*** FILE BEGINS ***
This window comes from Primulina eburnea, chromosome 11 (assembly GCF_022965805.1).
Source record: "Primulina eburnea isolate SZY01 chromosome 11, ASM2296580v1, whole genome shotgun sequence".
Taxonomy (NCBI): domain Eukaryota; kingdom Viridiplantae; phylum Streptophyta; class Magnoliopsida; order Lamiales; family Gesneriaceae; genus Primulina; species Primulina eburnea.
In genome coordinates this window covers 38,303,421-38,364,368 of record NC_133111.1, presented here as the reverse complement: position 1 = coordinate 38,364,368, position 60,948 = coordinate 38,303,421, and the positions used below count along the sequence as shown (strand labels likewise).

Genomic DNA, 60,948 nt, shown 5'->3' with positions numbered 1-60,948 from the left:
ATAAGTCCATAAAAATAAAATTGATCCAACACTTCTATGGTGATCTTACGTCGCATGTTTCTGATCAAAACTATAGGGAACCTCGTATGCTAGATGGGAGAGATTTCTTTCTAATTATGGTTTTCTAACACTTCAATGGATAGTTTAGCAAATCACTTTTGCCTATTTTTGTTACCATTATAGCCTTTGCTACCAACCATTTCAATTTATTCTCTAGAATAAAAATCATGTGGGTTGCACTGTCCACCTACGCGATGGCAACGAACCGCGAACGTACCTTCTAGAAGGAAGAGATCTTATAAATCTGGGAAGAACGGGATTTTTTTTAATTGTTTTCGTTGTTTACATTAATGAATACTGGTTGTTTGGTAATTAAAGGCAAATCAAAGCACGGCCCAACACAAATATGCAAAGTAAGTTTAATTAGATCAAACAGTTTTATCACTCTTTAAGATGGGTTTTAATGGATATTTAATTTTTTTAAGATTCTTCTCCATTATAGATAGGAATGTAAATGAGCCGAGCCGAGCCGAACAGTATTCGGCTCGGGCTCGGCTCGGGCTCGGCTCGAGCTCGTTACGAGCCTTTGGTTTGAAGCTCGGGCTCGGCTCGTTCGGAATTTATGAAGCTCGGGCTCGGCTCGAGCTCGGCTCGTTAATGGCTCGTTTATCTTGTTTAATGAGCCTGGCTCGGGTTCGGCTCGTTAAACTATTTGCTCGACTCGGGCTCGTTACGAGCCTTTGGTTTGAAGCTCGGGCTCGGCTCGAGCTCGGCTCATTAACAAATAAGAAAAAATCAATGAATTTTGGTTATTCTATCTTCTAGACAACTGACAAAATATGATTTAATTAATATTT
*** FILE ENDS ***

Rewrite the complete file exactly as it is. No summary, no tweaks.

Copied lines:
This window comes from Primulina eburnea, chromosome 11 (assembly GCF_022965805.1).
Source record: "Primulina eburnea isolate SZY01 chromosome 11, ASM2296580v1, whole genome shotgun sequence".
Taxonomy (NCBI): domain Eukaryota; kingdom Viridiplantae; phylum Streptophyta; class Magnoliopsida; order Lamiales; family Gesneriaceae; genus Primulina; species Primulina eburnea.
In genome coordinates this window covers 38,303,421-38,364,368 of record NC_133111.1, presented here as the reverse complement: position 1 = coordinate 38,364,368, position 60,948 = coordinate 38,303,421, and the positions used below count along the sequence as shown (strand labels likewise).

Genomic DNA, 60,948 nt, shown 5'->3' with positions numbered 1-60,948 from the left:
ATAAGTCCATAAAAATAAAATTGATCCAACACTTCTATGGTGATCTTACGTCGCATGTTTCTGATCAAAACTATAGGGAACCTCGTATGCTAGATGGGAGAGATTTCTTTCTAATTATGGTTTTCTAACACTTCAATGGATAGTTTAGCAAATCACTTTTGCCTATTTTTGTTACCATTATAGCCTTTGCTACCAACCATTTCAATTTATTCTCTAGAATAAAAATCATGTGGGTTGCACTGTCCACCTACGCGATGGCAACGAACCGCGAACGTACCTTCTAGAAGGAAGAGATCTTATAAATCTGGGAAGAACGGGATTTTTTTTAATTGTTTTCGTTGTTTACATTAATGAATACTGGTTGTTTGGTAATTAAAGGCAAATCAAAGCACGGCCCAACACAAATATGCAAAGTAAGTTTAATTAGATCAAACAGTTTTATCACTCTTTAAGATGGGTTTTAATGGATATTTAATTTTTTTAAGATTCTTCTCCATTATAGATAGGAATGTAAATGAGCCGAGCCGAGCCGAACAGTATTCGGCTCGGGCTCGGCTCGGGCTCGGCTCGAGCTCGTTACGAGCCTTTGGTTTGAAGCTCGGGCTCGGCTCGTTCGGAATTTATGAAGCTCGGGCTCGGCTCGAGCTCGGCTCGTTAATGGCTCGTTTATCTTGTTTAATGAGCCTGGCTCGGGTTCGGCTCGTTAAACTATTTGCTCGACTCGGGCTCGTTACGAGCCTTTGGTTTGAAGCTCGGGCTCGGCTCGAGCTCGGCTCATTAACAAATAAGAAAAAATCAATGAATTTTGGTTATTCTATCTTCTAGACAACTGACAAAATATGATTTAATTAATATTT